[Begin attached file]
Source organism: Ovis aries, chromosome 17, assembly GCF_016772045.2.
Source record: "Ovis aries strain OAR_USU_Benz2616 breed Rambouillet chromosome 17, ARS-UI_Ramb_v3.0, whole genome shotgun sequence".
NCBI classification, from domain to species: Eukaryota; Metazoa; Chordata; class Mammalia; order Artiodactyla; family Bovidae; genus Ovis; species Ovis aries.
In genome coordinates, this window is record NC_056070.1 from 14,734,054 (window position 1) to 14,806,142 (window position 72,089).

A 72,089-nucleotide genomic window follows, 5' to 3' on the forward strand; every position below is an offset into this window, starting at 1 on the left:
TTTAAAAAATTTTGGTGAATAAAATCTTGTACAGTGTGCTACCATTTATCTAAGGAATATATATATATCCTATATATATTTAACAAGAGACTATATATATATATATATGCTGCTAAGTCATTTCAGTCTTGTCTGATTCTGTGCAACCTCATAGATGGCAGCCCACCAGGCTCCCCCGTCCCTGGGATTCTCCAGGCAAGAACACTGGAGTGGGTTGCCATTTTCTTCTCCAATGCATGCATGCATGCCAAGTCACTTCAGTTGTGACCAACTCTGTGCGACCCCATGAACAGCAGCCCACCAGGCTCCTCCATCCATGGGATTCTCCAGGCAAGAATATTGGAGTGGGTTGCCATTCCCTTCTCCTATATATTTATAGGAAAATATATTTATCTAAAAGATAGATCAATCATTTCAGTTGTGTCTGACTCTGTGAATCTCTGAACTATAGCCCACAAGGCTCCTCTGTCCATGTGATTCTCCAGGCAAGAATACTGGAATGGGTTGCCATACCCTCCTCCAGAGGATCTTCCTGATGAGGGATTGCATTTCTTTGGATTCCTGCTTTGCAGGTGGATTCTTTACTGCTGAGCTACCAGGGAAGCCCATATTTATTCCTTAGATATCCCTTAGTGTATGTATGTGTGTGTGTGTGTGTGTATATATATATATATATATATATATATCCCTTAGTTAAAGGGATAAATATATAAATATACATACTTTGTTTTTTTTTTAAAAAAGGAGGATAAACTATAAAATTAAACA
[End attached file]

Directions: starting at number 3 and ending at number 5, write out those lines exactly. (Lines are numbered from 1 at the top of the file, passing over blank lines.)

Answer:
NCBI classification, from domain to species: Eukaryota; Metazoa; Chordata; class Mammalia; order Artiodactyla; family Bovidae; genus Ovis; species Ovis aries.
In genome coordinates, this window is record NC_056070.1 from 14,734,054 (window position 1) to 14,806,142 (window position 72,089).

A 72,089-nucleotide genomic window follows, 5' to 3' on the forward strand; every position below is an offset into this window, starting at 1 on the left: